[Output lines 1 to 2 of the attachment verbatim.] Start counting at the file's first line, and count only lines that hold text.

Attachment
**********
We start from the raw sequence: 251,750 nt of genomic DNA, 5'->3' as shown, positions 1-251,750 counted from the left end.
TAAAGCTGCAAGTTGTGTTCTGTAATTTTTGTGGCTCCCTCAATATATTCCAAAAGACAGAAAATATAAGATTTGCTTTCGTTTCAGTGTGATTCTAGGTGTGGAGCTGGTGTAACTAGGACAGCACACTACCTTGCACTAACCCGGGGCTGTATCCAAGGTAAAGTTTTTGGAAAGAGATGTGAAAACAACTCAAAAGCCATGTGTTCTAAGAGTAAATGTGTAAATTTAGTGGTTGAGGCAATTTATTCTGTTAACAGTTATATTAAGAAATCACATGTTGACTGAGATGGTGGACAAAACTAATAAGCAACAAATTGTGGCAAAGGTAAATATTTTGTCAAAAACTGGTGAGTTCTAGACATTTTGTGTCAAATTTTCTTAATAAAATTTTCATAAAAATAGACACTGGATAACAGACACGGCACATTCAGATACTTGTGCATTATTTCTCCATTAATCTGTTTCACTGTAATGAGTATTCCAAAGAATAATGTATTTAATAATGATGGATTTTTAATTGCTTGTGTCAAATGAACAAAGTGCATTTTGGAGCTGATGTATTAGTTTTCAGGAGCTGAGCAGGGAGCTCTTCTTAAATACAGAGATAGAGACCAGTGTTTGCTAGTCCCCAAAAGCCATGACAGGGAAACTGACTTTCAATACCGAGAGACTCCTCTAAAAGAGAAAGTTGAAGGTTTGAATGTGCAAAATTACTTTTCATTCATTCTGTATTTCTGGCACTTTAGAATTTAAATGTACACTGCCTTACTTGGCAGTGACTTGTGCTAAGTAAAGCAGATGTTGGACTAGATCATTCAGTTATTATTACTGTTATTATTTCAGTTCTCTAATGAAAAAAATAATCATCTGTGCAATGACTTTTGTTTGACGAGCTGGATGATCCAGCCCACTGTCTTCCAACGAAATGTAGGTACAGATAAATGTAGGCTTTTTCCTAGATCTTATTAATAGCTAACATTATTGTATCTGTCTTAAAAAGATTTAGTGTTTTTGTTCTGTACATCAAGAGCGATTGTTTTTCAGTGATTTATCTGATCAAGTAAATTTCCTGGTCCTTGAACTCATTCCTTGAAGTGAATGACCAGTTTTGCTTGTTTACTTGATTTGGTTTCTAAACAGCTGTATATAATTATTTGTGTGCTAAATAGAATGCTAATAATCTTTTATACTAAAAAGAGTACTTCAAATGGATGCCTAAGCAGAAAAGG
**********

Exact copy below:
We start from the raw sequence: 251,750 nt of genomic DNA, 5'->3' as shown, positions 1-251,750 counted from the left end.
TAAAGCTGCAAGTTGTGTTCTGTAATTTTTGTGGCTCCCTCAATATATTCCAAAAGACAGAAAATATAAGATTTGCTTTCGTTTCAGTGTGATTCTAGGTGTGGAGCTGGTGTAACTAGGACAGCACACTACCTTGCACTAACCCGGGGCTGTATCCAAGGTAAAGTTTTTGGAAAGAGATGTGAAAACAACTCAAAAGCCATGTGTTCTAAGAGTAAATGTGTAAATTTAGTGGTTGAGGCAATTTATTCTGTTAACAGTTATATTAAGAAATCACATGTTGACTGAGATGGTGGACAAAACTAATAAGCAACAAATTGTGGCAAAGGTAAATATTTTGTCAAAAACTGGTGAGTTCTAGACATTTTGTGTCAAATTTTCTTAATAAAATTTTCATAAAAATAGACACTGGATAACAGACACGGCACATTCAGATACTTGTGCATTATTTCTCCATTAATCTGTTTCACTGTAATGAGTATTCCAAAGAATAATGTATTTAATAATGATGGATTTTTAATTGCTTGTGTCAAATGAACAAAGTGCATTTTGGAGCTGATGTATTAGTTTTCAGGAGCTGAGCAGGGAGCTCTTCTTAAATACAGAGATAGAGACCAGTGTTTGCTAGTCCCCAAAAGCCATGACAGGGAAACTGACTTTCAATACCGAGAGACTCCTCTAAAAGAGAAAGTTGAAGGTTTGAATGTGCAAAATTACTTTTCATTCATTCTGTATTTCTGGCACTTTAGAATTTAAATGTACACTGCCTTACTTGGCAGTGACTTGTGCTAAGTAAAGCAGATGTTGGACTAGATCATTCAGTTATTATTACTGTTATTATTTCAGTTCTCTAATGAAAAAAATAATCATCTGTGCAATGACTTTTGTTTGACGAGCTGGATGATCCAGCCCACTGTCTTCCAACGAAATGTAGGTACAGATAAATGTAGGCTTTTTCCTAGATCTTATTAATAGCTAACATTATTGTATCTGTCTTAAAAAGATTTAGTGTTTTTGTTCTGTACATCAAGAGCGATTGTTTTTCAGTGATTTATCTGATCAAGTAAATTTCCTGGTCCTTGAACTCATTCCTTGAAGTGAATGACCAGTTTTGCTTGTTTACTTGATTTGGTTTCTAAACAGCTGTATATAATTATTTGTGTGCTAAATAGAATGCTAATAATCTTTTATACTAAAAAGAGTACTTCAAATGGATGCCTAAGCAGAAAAGG